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Kathryn's Story

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      Written by Barb Weigel, Independent Living Project Specialist, Iowa Department for the Blind Kathryn Hovey sitting at a table in her home.

      Kathryn Hovey of Charles City could be considered your typical senior citizen.  She was born on a farm in 1931 and, upon graduating from high school, began working full-time.  She took time away from work to raise four children but eventually went back to working full time until retiring in 2003.  As a self-proclaimed “busybody”, she was busier in retirement than when she worked full time, until her vision loss worsened. 

      In the late 1980s, Kathryn began experiencing vision loss due to Macular Degeneration.  Although the vision loss made it more difficult to perform certain tasks at work, it wasn’t enough to result in early retirement.  She found ways to adjust and was able to keep working.  It wasn’t until 5 years after retirement, that her vision loss started to affect her independence.  Her ability to remain a “busybody” was in jeopardy. 

      “I felt like I was doomed.  I had a lot of frustrations.”  Kathryn had begun to rely more on family and she didn’t like it.  Upon seeking answers from her ophthalmologist in late 2010, he encouraged her to contact the Iowa Department for the Blind (IDB) for help. 

      Kathryn and I met in November, 2010.  Kathryn was soft spoken and reserved.  She didn’t have much emotion during conversation.  She wasn’t sure what to expect from services but expressed difficulty with plugging her coffee pot and other appliances into outlets, doing her beloved crafts, reading her mail, managing her finances, and setting her appliances.  The first thing we addressed was the coffee pot.  She tried it visually and struggled.  Her frustration was evident.  I asked her to close her eyes and explained how to do it by feel.  Success!  She tried several times and, each time, plugged it in with ease.  She was pleased!

      Also at our first visit, we marked her oven, microwave, washer and dryer so she could set them by touch rather than struggling to read them.  She again was very pleased to have an easy solution to these frustrating tasks.  As we discussed more frustrations, we decided to enlarge commonly used phone numbers.  I provided her with a set of writing guides so she could again create grocery lists, address envelopes, fill out checks and sign her name.  I also provided her with a set of super jumbo playing cards so she could play solitaire again.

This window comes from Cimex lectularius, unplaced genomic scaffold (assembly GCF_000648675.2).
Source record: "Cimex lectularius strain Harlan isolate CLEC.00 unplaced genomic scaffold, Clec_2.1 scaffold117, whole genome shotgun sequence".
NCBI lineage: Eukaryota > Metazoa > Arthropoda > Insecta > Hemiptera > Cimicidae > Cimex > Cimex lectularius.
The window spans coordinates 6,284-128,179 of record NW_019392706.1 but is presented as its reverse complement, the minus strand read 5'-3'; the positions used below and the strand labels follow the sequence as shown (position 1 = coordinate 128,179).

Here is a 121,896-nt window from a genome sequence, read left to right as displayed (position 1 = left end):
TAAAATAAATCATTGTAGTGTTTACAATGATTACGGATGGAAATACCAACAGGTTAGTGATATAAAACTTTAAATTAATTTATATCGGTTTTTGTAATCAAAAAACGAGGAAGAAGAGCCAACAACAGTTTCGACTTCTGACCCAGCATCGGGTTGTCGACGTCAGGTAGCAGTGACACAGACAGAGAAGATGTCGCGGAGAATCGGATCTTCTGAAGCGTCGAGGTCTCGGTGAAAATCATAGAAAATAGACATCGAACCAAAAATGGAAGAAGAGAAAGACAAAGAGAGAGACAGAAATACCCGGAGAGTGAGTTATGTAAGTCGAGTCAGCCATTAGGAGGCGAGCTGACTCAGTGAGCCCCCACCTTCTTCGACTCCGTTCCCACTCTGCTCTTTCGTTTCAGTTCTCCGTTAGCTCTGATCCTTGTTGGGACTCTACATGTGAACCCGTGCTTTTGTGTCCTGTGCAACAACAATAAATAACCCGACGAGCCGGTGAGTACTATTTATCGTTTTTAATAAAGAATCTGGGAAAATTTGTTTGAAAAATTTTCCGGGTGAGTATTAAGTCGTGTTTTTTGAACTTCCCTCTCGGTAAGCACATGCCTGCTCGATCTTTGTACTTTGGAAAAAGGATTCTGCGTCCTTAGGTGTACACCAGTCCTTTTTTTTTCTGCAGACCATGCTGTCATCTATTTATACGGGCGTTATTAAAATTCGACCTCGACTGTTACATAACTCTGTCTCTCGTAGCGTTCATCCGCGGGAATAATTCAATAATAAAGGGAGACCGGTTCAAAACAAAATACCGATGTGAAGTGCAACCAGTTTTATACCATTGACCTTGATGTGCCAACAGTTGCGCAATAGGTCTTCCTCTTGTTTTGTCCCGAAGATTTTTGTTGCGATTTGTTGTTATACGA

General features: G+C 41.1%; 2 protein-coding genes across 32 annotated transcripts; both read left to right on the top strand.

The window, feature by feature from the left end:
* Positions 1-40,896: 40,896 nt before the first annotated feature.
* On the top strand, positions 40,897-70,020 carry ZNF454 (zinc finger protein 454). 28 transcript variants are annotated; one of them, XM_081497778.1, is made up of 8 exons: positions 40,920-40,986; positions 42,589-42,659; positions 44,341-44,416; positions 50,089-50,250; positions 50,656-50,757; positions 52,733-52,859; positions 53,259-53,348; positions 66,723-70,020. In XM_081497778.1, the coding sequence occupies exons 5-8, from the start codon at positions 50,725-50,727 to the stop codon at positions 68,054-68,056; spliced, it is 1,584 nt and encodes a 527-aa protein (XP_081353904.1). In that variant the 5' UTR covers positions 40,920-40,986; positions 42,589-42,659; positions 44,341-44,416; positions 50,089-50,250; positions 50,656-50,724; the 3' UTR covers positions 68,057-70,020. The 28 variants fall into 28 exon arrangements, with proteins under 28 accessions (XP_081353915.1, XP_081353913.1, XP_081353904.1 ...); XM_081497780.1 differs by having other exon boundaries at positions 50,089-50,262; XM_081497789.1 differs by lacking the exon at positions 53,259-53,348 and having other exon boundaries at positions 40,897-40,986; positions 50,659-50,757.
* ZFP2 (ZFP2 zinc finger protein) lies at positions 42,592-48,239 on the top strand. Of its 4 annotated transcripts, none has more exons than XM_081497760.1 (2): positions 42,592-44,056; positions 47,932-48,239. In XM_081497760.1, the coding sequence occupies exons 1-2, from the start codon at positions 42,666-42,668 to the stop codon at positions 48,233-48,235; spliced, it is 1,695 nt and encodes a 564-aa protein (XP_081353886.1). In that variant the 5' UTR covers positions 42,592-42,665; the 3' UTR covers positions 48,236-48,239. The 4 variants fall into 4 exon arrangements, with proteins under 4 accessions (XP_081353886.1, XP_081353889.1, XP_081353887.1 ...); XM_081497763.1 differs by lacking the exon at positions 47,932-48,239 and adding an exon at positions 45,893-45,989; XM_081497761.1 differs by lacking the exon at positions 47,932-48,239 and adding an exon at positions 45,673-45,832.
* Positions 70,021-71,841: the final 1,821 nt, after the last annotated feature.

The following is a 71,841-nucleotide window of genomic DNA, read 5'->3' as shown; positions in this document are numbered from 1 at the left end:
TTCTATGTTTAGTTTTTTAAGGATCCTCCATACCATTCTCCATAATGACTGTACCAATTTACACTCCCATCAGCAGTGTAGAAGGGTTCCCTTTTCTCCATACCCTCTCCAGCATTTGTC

At our next meeting, Kathryn learned to thread a needle without vision and we marked additional features on her oven and thermostat.  She also explored handheld magnifiers to assist her with reading her mail.  It was within these first two visits that Kathryn began to realize she can do things for herself and doesn’t have to rely on family.  She could regain her independence.  As a result, we agreed to complete an application and, put in writing, the goals she wanted to accomplish (referred to as a plan).  And we set out to accomplish them!

      Throughout the course of services, Kathryn has accomplished a lot!  We marked items around the home (i.e. canned goods) for independent identification.  She also developed a method for identifying her house key among the many other keys on her key ring.  She uses adapted paper for creating grocery lists and taking phone messages; a large print calendar to track appointments; a talking calculator to balance her checkbook; audio books and magazines to continue with her love of reading; and uses a talking watch and alarm clock to tell time. Kathryn has also resumed her craft projects, identifies her money by the way she has it folded, cooks meals for herself, has started participating in her local senior center as her busy schedule allows and much more.  She agrees these adapted methods allow her “to perform a lot of duties… [things] I don’t have to do, but I want to do.  And I want to say ‘I can do!’ 

      Possibly the biggest change in Kathryn is her attitude.  Before IDB services, she admits “I was a grouch.  I was feeling a bit sorry for myself.  I felt like I was doomed.”  When Kathryn’s eye doctor explained there are millions of people with Macular Degeneration and that each person has to cope with it in their own way, her attitude began to change.  She thought, “I have to take the cards I am dealt and play them the best way I know how” and she took a proactive approach to vision loss and that led her to IDB.

      Today, Kathryn is full of smiles and excitement.  She laughs, jokes and is eager to tell about all the things she’s done since our last visit.  “The things you think are mission impossible are not if you really want to do it.”  If there is something she is having difficulty with, she figures out a solution.  She no longer lets her vision loss stop her.  Looking back, she says IDB services have been “a Godsend” and says “I appreciate all the help I have gotten through the Iowa Department for the Blind.  I highly recommend them.”

      One of Kathryn’s favorite poems is “I Can.”  She refers to it often.  She has come a long way in a few short months and her attitude and determination play a big part in where she is today. 

      I Can

      I can be anything.
      I can do anything.
      I can think anything
      Big or tall or high or low
      Wide or narrow,
      Fast or slow.
      Because I can
      And I want to!

      - Mari Evans